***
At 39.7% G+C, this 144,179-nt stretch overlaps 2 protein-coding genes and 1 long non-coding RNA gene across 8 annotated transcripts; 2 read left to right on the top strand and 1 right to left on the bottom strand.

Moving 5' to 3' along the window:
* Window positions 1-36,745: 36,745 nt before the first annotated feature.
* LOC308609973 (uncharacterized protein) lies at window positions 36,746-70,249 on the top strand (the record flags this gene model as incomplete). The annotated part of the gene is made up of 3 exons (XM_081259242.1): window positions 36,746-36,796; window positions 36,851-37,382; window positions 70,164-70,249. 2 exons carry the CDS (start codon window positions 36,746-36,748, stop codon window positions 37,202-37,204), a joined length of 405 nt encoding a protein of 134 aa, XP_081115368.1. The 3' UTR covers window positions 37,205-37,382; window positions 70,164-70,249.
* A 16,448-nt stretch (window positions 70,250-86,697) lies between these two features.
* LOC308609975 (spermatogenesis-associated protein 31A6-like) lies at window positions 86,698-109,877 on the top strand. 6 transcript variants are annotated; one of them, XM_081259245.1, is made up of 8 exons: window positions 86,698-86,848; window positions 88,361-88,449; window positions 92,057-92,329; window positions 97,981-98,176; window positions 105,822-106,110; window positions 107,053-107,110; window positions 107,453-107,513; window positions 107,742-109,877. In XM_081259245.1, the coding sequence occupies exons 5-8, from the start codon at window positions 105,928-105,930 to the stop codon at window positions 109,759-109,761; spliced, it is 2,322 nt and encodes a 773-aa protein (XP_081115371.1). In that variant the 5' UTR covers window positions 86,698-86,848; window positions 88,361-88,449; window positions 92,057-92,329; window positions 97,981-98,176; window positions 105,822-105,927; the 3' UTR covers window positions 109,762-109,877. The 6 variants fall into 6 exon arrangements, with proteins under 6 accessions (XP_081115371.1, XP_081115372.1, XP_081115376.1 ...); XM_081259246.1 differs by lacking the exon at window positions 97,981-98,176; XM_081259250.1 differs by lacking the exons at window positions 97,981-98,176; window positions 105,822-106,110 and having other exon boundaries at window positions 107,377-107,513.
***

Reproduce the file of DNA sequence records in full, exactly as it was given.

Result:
At 39.7% G+C, this 144,179-nt stretch overlaps 2 protein-coding genes and 1 long non-coding RNA gene across 8 annotated transcripts; 2 read left to right on the top strand and 1 right to left on the bottom strand.

Moving 5' to 3' along the window:
* Window positions 1-36,745: 36,745 nt before the first annotated feature.
* LOC308609973 (uncharacterized protein) lies at window positions 36,746-70,249 on the top strand (the record flags this gene model as incomplete). The annotated part of the gene is made up of 3 exons (XM_081259242.1): window positions 36,746-36,796; window positions 36,851-37,382; window positions 70,164-70,249. 2 exons carry the CDS (start codon window positions 36,746-36,748, stop codon window positions 37,202-37,204), a joined length of 405 nt encoding a protein of 134 aa, XP_081115368.1. The 3' UTR covers window positions 37,205-37,382; window positions 70,164-70,249.
* A 16,448-nt stretch (window positions 70,250-86,697) lies between these two features.
* LOC308609975 (spermatogenesis-associated protein 31A6-like) lies at window positions 86,698-109,877 on the top strand. 6 transcript variants are annotated; one of them, XM_081259245.1, is made up of 8 exons: window positions 86,698-86,848; window positions 88,361-88,449; window positions 92,057-92,329; window positions 97,981-98,176; window positions 105,822-106,110; window positions 107,053-107,110; window positions 107,453-107,513; window positions 107,742-109,877. In XM_081259245.1, the coding sequence occupies exons 5-8, from the start codon at window positions 105,928-105,930 to the stop codon at window positions 109,759-109,761; spliced, it is 2,322 nt and encodes a 773-aa protein (XP_081115371.1). In that variant the 5' UTR covers window positions 86,698-86,848; window positions 88,361-88,449; window positions 92,057-92,329; window positions 97,981-98,176; window positions 105,822-105,927; the 3' UTR covers window positions 109,762-109,877. The 6 variants fall into 6 exon arrangements, with proteins under 6 accessions (XP_081115371.1, XP_081115372.1, XP_081115376.1 ...); XM_081259246.1 differs by lacking the exon at window positions 97,981-98,176; XM_081259250.1 differs by lacking the exons at window positions 97,981-98,176; window positions 105,822-106,110 and having other exon boundaries at window positions 107,377-107,513.